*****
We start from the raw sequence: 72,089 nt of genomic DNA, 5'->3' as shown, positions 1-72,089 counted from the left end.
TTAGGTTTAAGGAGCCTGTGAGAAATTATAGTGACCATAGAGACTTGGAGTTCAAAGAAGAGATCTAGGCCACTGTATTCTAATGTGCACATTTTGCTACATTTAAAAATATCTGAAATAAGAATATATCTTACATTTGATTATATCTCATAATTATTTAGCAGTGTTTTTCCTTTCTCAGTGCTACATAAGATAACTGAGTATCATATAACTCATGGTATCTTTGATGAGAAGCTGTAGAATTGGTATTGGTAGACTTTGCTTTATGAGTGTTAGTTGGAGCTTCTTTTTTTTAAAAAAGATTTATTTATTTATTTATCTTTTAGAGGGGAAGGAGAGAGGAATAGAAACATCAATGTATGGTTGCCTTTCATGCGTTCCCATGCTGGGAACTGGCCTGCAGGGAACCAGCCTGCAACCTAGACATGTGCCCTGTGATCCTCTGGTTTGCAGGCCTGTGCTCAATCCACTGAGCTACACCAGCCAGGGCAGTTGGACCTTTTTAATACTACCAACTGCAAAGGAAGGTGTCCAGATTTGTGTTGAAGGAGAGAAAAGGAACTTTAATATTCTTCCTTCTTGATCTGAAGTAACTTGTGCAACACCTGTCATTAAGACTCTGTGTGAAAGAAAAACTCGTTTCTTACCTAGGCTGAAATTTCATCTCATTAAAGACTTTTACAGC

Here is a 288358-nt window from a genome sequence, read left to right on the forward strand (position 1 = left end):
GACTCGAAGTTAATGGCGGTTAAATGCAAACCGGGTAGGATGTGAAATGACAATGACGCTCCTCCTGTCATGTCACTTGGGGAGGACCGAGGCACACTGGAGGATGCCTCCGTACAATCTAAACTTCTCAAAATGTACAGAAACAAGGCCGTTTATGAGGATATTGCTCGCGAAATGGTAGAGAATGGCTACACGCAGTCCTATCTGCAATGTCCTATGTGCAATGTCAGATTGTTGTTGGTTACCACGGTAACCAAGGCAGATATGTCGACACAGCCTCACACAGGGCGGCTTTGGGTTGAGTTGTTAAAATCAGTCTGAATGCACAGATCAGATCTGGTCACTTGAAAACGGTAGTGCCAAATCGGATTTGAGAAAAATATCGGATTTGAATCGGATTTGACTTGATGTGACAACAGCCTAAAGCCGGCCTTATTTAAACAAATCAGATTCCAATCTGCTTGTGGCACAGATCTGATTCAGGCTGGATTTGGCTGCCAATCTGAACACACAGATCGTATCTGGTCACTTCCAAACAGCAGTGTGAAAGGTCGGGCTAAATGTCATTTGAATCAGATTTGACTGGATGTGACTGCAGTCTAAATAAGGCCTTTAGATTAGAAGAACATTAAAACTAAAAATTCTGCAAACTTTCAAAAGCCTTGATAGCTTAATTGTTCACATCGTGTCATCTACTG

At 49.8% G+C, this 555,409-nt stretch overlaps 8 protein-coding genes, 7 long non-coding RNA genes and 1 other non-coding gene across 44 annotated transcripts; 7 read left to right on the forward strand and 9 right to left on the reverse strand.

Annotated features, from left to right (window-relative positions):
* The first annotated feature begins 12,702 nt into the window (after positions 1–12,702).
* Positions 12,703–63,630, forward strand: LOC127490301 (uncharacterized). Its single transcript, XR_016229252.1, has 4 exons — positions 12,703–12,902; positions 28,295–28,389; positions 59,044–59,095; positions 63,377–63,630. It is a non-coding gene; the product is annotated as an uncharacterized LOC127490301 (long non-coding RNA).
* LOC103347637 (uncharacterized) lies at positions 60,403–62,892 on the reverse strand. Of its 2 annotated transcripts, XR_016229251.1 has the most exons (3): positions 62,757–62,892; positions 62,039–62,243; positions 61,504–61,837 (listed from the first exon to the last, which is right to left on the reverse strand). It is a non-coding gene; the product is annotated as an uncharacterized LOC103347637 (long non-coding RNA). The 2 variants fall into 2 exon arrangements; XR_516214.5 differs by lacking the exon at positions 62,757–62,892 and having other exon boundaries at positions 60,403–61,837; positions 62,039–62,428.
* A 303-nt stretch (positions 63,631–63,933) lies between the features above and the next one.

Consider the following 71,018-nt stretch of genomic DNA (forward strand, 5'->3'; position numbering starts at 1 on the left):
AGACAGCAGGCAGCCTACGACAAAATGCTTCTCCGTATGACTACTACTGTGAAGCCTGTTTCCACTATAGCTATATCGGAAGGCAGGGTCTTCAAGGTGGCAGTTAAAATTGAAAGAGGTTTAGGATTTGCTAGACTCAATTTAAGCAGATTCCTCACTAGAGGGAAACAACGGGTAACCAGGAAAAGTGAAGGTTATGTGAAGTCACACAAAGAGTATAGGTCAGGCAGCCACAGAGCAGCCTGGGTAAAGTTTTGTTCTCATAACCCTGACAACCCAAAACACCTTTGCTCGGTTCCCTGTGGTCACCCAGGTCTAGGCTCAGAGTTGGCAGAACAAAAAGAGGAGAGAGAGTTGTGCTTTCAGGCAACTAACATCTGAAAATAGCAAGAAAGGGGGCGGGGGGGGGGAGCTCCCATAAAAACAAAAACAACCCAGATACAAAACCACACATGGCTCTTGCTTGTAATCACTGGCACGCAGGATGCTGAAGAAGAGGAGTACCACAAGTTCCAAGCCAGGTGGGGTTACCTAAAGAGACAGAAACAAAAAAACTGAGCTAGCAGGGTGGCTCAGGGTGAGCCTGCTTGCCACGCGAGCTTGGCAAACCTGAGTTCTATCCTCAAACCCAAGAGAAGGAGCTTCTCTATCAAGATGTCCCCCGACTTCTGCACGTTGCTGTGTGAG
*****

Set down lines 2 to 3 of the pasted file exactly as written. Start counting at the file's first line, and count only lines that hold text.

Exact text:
TTAGGTTTAAGGAGCCTGTGAGAAATTATAGTGACCATAGAGACTTGGAGTTCAAAGAAGAGATCTAGGCCACTGTATTCTAATGTGCACATTTTGCTACATTTAAAAATATCTGAAATAAGAATATATCTTACATTTGATTATATCTCATAATTATTTAGCAGTGTTTTTCCTTTCTCAGTGCTACATAAGATAACTGAGTATCATATAACTCATGGTATCTTTGATGAGAAGCTGTAGAATTGGTATTGGTAGACTTTGCTTTATGAGTGTTAGTTGGAGCTTCTTTTTTTTAAAAAAGATTTATTTATTTATTTATCTTTTAGAGGGGAAGGAGAGAGGAATAGAAACATCAATGTATGGTTGCCTTTCATGCGTTCCCATGCTGGGAACTGGCCTGCAGGGAACCAGCCTGCAACCTAGACATGTGCCCTGTGATCCTCTGGTTTGCAGGCCTGTGCTCAATCCACTGAGCTACACCAGCCAGGGCAGTTGGACCTTTTTAATACTACCAACTGCAAAGGAAGGTGTCCAGATTTGTGTTGAAGGAGAGAAAAGGAACTTTAATATTCTTCCTTCTTGATCTGAAGTAACTTGTGCAACACCTGTCATTAAGACTCTGTGTGAAAGAAAAACTCGTTTCTTACCTAGGCTGAAATTTCATCTCATTAAAGACTTTTACAGC

Here is a 288358-nt window from a genome sequence, read left to right on the forward strand (position 1 = left end):